Institute of Information Science Academia Sinica
Topic: Automated Adaptor Generation for Behavioral Mismatching Software Components Using Pushdown Model Checking
Speaker: Dr. Hsin-Hung Lin (JAIST, Japan)
Date: 2012-01-04 (Wed) 10:00 – 12:00
Location: Auditorium 106 at new IIS Building
Host: Dr. Bow-Yaw Wang

Abstract:

Software adaptation is a promising solution for behavioral mismatching software components by introducing a special component that controls interactions of components by exclusively synchronizing with components.

Current approaches of adaptation focus on behavioral mismatches based on automata modeling. Adaptors can be automatically generated by given behavior interfaces of components represented by automata model, and adaptor contracts designed by developers.However, two issues of current approaches have to be addressed. First, behavioral mismatches may result in the need of a non-regular behavioral adaptor, which is not supported by automata modeling. Second, adaptation contracts are manually designed with limited tool support.

This work tempts to solve the two issues of adaptation by a novel approach of adaptor generation. The approach uses pushdown systems model as behavioral interfaces of adaptors so that non-regular behavior is able to be expressed. The idea of adaptor generation is letting algorithms of pushdown model checking search for the negation of necessary properties of an over-behavioral pushdown system and generate counterexamples satisfying the properties. These counterexamples, which are correct traces, are then used to build behavior interfaces of adaptors.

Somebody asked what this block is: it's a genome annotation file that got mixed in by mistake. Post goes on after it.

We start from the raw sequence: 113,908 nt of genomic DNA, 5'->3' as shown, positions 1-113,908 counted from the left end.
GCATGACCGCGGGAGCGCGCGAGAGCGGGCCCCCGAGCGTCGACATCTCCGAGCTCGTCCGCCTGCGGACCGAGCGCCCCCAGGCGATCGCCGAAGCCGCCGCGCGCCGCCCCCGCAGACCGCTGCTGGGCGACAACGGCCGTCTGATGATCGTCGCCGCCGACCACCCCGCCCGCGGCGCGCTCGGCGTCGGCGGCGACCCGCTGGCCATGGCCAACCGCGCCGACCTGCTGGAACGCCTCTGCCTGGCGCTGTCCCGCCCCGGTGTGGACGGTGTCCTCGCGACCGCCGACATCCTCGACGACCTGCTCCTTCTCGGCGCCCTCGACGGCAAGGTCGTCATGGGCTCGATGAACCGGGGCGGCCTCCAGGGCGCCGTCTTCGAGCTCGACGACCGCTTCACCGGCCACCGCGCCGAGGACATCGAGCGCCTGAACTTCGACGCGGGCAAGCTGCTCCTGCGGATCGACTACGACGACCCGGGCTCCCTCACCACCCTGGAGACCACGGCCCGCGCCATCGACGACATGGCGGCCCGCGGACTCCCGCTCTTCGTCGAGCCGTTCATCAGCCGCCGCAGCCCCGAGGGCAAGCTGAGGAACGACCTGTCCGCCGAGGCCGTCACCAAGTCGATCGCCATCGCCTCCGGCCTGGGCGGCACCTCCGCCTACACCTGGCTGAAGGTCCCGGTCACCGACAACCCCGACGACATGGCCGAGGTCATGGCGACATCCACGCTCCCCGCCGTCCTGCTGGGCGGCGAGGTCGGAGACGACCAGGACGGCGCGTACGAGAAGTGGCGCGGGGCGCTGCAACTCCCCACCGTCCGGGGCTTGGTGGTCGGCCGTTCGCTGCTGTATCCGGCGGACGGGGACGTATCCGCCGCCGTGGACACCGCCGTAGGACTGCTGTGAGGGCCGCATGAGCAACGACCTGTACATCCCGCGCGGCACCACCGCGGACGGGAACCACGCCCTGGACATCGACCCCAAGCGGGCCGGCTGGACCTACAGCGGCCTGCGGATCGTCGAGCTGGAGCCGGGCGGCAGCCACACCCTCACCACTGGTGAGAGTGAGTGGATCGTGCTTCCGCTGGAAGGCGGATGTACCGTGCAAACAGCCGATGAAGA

Thus, the approach can achieve fully automated adaptor generation. In order to automatically capture necessary properties, behavior interfaces of components are remodeled with additional constraints to force the revelation of implicit information. The effectiveness of the approach is shown by generating a non-regular behavioral adaptor for a system of behavioral mismatching web service. Also, signature mismatches and branchings are taken into consideration for supporting general cases of adaptation.